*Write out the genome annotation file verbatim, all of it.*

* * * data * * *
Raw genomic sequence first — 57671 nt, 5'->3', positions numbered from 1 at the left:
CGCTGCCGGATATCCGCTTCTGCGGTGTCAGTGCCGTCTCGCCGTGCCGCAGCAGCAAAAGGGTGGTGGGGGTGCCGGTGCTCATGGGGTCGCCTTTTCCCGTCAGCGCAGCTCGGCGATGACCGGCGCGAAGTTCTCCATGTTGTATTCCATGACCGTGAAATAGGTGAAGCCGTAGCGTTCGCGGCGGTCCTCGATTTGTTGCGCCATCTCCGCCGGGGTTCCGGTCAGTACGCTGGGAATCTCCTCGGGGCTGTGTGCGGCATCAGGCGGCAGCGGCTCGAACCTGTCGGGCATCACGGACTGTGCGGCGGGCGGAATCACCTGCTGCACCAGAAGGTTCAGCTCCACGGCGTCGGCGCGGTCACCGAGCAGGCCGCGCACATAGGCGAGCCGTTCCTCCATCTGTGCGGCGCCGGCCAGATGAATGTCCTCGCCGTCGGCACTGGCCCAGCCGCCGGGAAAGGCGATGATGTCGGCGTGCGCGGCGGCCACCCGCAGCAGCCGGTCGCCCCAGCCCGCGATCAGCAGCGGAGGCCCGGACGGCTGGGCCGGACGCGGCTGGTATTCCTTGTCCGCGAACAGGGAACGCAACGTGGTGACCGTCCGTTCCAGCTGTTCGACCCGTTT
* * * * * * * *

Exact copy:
Raw genomic sequence first — 57671 nt, 5'->3', positions numbered from 1 at the left:
CGCTGCCGGATATCCGCTTCTGCGGTGTCAGTGCCGTCTCGCCGTGCCGCAGCAGCAAAAGGGTGGTGGGGGTGCCGGTGCTCATGGGGTCGCCTTTTCCCGTCAGCGCAGCTCGGCGATGACCGGCGCGAAGTTCTCCATGTTGTATTCCATGACCGTGAAATAGGTGAAGCCGTAGCGTTCGCGGCGGTCCTCGATTTGTTGCGCCATCTCCGCCGGGGTTCCGGTCAGTACGCTGGGAATCTCCTCGGGGCTGTGTGCGGCATCAGGCGGCAGCGGCTCGAACCTGTCGGGCATCACGGACTGTGCGGCGGGCGGAATCACCTGCTGCACCAGAAGGTTCAGCTCCACGGCGTCGGCGCGGTCACCGAGCAGGCCGCGCACATAGGCGAGCCGTTCCTCCATCTGTGCGGCGCCGGCCAGATGAATGTCCTCGCCGTCGGCACTGGCCCAGCCGCCGGGAAAGGCGATGATGTCGGCGTGCGCGGCGGCCACCCGCAGCAGCCGGTCGCCCCAGCCCGCGATCAGCAGCGGAGGCCCGGACGGCTGGGCCGGACGCGGCTGGTATTCCTTGTCCGCGAACAGGGAACGCAACGTGGTGACCGTCCGTTCCAGCTGTTCGACCCGTTT